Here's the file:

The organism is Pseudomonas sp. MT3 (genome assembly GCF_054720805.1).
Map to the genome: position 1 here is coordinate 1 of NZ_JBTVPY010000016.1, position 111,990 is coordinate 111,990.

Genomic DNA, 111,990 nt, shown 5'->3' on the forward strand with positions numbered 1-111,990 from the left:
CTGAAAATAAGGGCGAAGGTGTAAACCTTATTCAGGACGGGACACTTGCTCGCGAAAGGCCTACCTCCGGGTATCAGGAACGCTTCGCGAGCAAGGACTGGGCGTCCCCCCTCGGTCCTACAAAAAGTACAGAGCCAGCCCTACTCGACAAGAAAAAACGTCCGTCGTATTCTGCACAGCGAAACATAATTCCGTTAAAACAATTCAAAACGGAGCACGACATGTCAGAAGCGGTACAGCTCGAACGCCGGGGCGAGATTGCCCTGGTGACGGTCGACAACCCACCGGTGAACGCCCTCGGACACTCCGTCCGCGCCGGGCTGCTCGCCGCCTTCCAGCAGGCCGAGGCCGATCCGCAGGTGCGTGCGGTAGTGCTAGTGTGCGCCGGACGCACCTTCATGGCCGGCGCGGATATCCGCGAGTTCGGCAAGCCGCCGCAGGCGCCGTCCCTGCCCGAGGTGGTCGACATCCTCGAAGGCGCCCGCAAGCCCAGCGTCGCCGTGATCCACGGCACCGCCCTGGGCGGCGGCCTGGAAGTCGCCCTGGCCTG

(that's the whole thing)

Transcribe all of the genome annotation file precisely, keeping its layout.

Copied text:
The organism is Pseudomonas sp. MT3 (genome assembly GCF_054720805.1).
Map to the genome: position 1 here is coordinate 1 of NZ_JBTVPY010000016.1, position 111,990 is coordinate 111,990.

Genomic DNA, 111,990 nt, shown 5'->3' on the forward strand with positions numbered 1-111,990 from the left:
CTGAAAATAAGGGCGAAGGTGTAAACCTTATTCAGGACGGGACACTTGCTCGCGAAAGGCCTACCTCCGGGTATCAGGAACGCTTCGCGAGCAAGGACTGGGCGTCCCCCCTCGGTCCTACAAAAAGTACAGAGCCAGCCCTACTCGACAAGAAAAAACGTCCGTCGTATTCTGCACAGCGAAACATAATTCCGTTAAAACAATTCAAAACGGAGCACGACATGTCAGAAGCGGTACAGCTCGAACGCCGGGGCGAGATTGCCCTGGTGACGGTCGACAACCCACCGGTGAACGCCCTCGGACACTCCGTCCGCGCCGGGCTGCTCGCCGCCTTCCAGCAGGCCGAGGCCGATCCGCAGGTGCGTGCGGTAGTGCTAGTGTGCGCCGGACGCACCTTCATGGCCGGCGCGGATATCCGCGAGTTCGGCAAGCCGCCGCAGGCGCCGTCCCTGCCCGAGGTGGTCGACATCCTCGAAGGCGCCCGCAAGCCCAGCGTCGCCGTGATCCACGGCACCGCCCTGGGCGGCGGCCTGGAAGTCGCCCTGGCCTG